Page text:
Council of Independent Colleges Historic Campus Architecture Project


Smeltzer Hall

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Institution Name: Newberry College
Original/Historic Place Name: College Building
Location on Campus: Building 27 on campus plan
Date(s) of Construction and Designer(s):
1877original construction Berg, G. T.
1904renovation Unknown
1930renovation Unknown
1978renovation Unknown
2001renovation Unknown
Type of Place: Individual building
Style(s): (Glossary)
Foundation: none specified
Walls: brick
Roof: standing-seam metal
1877-1895old main
1877-1904classrooms (and offices)
1877-1924residence hall (men)
1930-present (2007)other (parlor for receptions and other social functions)
1930-present (2007)admissions office (also Chaplain's office and Development office)
1930-present (2007)administration (on ground floor)
1930-present (2007)residence hall (women)

Significance: architecture, culture, history
Landmark designation:
National RegisterNewberry College Historic District (1976)
Narrative: see below
References: see below

Smeltzer Hall was built in 1877 on the site of the college's original building, which was razed after the Civil War. (The original building was built in 1858, and Newberry College was temporarily located in Walhalla, SC, from 1868-1877.) From 1877-1895 Smeltzer served as the single building of Newberry College, housing all classrooms, a chapel, dormitory space, and offices. After Keller Hall was built in 1894-1895, Smeltzer was used for classrooms, housing, and office space; and when Holland Hall was constructed in 1904, Smeltzer was primarily used for men's housing until 1924.The structure was vacated in 1924 and stood empty and unused until it was renovated in 1930 to serve as a residence hall for women when Newberry College became fully co-educational.

Since 1930 Smeltzer has served as a women's residence hall, although some administrative offices have been located on the ground floor. In recent years the Chaplin's Office, Development and Admissions Offices have also had offices on the ground floor, and the College Nurse still maintains an office in the building. The main parlor serves as a site for receptions and other official social functions of the College and for the Newberry Community. Currently 33 upper-class women reside in 18 student rooms in Smeltzer Hall.

Smeltzer Hall is the focal point of the four-building Newberry College Historic District created in 1976 by the National Register for Historic Places. The other campus buildings in the Historic District include Derrick, Keller, and Holland Halls.

The oldest building on campus, the center portion of Smeltzer Hall is three stories with two-story wings extending on each side. Significant features include wooden cornice brackets and the original standing-seam metal roof. The front central section has segmentally arched, paired, 4/4-light windows with triangular and segmental pediments and supporting consoles surmounting the front door and windows on the first and second floor.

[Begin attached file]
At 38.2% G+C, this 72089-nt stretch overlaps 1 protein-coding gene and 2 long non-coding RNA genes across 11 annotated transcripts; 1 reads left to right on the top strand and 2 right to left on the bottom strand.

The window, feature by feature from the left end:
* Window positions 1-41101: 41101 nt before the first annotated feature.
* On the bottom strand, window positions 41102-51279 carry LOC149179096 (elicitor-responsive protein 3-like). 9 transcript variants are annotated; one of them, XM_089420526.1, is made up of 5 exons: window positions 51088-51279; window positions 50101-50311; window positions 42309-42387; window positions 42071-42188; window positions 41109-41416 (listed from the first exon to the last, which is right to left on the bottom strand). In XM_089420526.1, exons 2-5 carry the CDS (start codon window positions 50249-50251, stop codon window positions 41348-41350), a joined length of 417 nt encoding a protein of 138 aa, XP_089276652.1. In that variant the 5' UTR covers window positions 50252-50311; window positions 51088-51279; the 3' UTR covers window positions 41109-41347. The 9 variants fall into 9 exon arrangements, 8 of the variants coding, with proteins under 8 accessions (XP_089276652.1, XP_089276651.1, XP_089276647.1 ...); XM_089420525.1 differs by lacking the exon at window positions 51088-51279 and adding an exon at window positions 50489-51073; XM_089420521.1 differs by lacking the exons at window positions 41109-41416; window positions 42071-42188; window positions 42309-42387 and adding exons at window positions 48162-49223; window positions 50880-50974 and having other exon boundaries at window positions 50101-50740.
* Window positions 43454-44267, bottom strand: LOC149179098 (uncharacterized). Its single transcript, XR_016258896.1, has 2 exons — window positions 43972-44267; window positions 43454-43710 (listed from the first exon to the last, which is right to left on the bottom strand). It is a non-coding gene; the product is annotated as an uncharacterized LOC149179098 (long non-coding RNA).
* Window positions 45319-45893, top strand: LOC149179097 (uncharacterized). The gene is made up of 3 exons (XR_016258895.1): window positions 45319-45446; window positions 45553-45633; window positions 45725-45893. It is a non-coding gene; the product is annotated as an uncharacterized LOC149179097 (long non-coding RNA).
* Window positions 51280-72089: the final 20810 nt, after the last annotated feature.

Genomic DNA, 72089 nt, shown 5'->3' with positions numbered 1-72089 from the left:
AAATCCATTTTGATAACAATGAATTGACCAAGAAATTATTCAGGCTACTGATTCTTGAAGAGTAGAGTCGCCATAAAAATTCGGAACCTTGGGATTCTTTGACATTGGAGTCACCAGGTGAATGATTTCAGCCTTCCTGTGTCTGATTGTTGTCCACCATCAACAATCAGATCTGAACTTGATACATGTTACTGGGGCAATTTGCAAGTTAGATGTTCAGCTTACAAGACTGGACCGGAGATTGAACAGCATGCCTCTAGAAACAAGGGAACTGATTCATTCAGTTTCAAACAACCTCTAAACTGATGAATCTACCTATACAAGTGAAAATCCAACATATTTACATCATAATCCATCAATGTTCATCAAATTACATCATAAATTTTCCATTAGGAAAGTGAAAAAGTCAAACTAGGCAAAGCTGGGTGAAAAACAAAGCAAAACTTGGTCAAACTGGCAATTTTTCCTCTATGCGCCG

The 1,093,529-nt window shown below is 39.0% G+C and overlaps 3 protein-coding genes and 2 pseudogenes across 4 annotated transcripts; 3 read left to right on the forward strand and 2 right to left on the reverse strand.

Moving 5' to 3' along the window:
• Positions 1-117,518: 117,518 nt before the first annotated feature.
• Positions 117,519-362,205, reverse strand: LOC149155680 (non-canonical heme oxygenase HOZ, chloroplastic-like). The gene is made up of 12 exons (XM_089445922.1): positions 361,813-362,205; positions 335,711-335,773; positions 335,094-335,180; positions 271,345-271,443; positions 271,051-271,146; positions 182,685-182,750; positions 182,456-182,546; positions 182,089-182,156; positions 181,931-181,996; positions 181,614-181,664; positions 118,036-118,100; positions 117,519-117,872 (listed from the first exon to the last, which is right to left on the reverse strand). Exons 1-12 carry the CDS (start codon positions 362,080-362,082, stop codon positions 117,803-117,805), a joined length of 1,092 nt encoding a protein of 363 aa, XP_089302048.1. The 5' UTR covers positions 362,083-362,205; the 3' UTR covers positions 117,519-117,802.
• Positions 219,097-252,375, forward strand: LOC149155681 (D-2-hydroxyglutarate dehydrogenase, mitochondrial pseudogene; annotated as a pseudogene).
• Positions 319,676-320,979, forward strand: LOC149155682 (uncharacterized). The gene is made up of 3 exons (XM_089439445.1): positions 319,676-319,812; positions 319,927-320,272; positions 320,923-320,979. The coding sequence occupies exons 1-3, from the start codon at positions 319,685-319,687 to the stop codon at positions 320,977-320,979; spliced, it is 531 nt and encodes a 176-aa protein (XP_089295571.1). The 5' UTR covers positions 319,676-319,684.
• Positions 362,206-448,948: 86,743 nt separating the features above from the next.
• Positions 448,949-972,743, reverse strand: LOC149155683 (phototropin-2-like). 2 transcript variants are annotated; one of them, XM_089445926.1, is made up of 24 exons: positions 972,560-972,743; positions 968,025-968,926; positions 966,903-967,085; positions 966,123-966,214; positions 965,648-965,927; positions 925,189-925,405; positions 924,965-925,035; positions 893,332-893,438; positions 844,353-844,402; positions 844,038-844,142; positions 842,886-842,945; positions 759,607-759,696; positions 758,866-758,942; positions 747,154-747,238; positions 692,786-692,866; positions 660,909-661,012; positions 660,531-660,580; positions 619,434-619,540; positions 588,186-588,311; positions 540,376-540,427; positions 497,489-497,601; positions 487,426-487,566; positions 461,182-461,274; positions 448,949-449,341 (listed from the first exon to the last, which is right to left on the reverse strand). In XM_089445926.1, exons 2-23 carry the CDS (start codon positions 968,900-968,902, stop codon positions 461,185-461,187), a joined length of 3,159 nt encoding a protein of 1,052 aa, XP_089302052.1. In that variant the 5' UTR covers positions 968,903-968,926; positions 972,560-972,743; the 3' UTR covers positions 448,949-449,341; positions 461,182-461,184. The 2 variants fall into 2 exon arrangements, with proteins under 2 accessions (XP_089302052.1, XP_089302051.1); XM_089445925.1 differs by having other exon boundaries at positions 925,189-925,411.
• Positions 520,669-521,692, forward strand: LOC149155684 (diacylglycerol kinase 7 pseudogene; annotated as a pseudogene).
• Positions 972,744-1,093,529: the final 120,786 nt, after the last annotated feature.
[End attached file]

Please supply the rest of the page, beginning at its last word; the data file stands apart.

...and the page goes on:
From 1877 to 1904 the building was referred to simply as the College Building or the Main Building. The Board of Trustees voted to name the building Smeltzer Hall in 1904 in memory of the Rev. Josiah P. Smeltzer, president of the College from 1861-1877. Some of the $15,000 Congressional Appropriation the College received in 1898 for the damage done to the Original Building by Federal troops following the Civil War was used for renovations in 1904 that included installation of plumbing.

After 1904, major renovations were in 1930, 1978, and 2001. The 1978 renovations included new wiring, heating, plumbing, and air-conditioning. But the outside of the Victorian structure and the reception room and other public areas remained basically unchanged to remind Newberrians of the long Newberry College history that Smeltzer Hall helped to make.

I. Bibliographic sources:

Bedenbaugh, Benjamin A. A Centennial History of Newberry College, 1856-1956. Newberry, SC: Newberry College, 1956.

Henry, Gordon C. A History of Newberry College, 1856-1976. Newberry, SC: Newberry College, 1977.

Selected collections. Minutes of the South Carolina Synod of the Evangelical Lutheran Church in America. Synod Minutes Collection, James R. Crumley Jr. Archives, Linenburg Memorial Library, Lutheran Theological Seminary, Columbia, SC.

Selected collections. Histories of the South Carolina Lutheran Church.. Congregation History Collection, James R. Crumley Archives, Linenburg Memorial Library, Lutheran Theological Seminary, Columbia, SC.

South Carolina Department of Archives and History. Newberry College Historic District. National Register of Historic Places designation report. Washington, DC: U.S. Department of the Interior/National Park Service, 1976.

II. Location of other data:
Government Offices

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